Over the last twenty years, increasing numbers of critically ill, mechanically ventilated patients who develop acute profound muscle weakness have been described. These acute weakness syndromes have not been well understood and they have been given many names including: acute steroid myopathy, acute quadriplegic myopathy, the floppy person syndrome, critical illness polyneuropathy, critical illness polyneuromyopathy, and prolonged neurogenic weakness. Many of these 'syndromes' either overlap or represent the same disease process in different patients. Many have been incompletely diagnosed. During this review it became evident that the acute weakness syndromes currently recognized in critically ill patients could be categorized into four major groups: myopathy, neuromuscular junction abnormalities, neuropathy and polyneuromyopathy. Each had a different possible aetiologies. 'Myopathy' includes acute necrotizing myopathy and disuse atrophy. Neuromuscular junction abnormalities are subdivided into myasthemia-like syndromes and prolonged neuromuscular blockade. Neuropathies are divided into critical illness polyneuropathy and acute motor neuropathy. The anterior horn cell injury in Hopkins syndrome should also be considered in this group. Polyneuromyopathies include various combinations of neuropathy and myopathy in the same patients.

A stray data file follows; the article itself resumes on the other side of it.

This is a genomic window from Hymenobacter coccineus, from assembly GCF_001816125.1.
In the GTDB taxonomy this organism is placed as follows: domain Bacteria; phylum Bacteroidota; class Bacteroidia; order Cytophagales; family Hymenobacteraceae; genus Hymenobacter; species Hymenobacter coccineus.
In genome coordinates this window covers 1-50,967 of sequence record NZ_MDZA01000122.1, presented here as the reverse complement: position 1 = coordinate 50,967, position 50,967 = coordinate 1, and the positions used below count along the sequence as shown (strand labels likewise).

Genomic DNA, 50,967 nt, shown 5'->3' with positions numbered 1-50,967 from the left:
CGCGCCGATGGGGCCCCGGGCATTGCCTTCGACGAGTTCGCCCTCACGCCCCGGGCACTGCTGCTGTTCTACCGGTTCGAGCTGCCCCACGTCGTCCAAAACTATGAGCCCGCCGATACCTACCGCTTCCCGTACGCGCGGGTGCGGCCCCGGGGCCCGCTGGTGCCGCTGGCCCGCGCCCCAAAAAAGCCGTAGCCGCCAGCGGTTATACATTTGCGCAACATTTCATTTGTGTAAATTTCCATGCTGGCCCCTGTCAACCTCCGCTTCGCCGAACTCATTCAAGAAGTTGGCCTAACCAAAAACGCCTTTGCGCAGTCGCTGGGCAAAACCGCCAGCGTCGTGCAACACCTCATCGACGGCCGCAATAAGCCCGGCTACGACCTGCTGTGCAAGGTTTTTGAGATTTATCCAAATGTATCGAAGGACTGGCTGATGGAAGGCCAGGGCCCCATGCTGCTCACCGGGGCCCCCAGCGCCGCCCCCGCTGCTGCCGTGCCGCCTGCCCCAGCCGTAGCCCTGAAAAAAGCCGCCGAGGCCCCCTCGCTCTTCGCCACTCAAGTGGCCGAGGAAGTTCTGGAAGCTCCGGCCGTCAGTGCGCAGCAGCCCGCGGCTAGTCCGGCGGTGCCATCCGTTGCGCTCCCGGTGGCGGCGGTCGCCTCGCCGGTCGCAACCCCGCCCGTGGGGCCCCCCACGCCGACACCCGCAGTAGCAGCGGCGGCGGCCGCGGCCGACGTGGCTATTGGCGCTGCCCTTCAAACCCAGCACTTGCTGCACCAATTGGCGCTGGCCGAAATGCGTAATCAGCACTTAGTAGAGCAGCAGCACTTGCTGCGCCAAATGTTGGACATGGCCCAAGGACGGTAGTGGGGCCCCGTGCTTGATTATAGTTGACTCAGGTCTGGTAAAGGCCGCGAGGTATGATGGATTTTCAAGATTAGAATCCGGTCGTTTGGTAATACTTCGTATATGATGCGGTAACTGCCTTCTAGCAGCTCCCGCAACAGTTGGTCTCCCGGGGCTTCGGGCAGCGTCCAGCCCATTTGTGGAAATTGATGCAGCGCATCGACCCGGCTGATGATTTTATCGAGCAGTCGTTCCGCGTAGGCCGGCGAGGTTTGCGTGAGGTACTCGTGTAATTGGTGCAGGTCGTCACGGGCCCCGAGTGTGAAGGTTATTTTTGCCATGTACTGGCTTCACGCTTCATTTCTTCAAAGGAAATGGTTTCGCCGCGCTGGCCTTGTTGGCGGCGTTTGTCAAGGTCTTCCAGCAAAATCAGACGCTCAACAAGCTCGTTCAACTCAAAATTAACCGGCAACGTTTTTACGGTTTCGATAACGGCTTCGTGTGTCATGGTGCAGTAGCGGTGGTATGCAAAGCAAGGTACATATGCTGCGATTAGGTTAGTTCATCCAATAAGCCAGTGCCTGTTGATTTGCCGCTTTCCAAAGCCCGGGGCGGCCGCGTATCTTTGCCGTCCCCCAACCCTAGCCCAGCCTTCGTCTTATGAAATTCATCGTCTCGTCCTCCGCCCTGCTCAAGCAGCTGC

|Number of pages||12|
|Journal||Anaesthesia and Intensive Care|
|Publication status||Published - 1 Dec 1997|
- Critical illness: weakness, neuropathy, myopathy, polyneuropathy, asthma, quadriplegia, sepsis, corticosteroids, muscle relaxants, aminoglycosides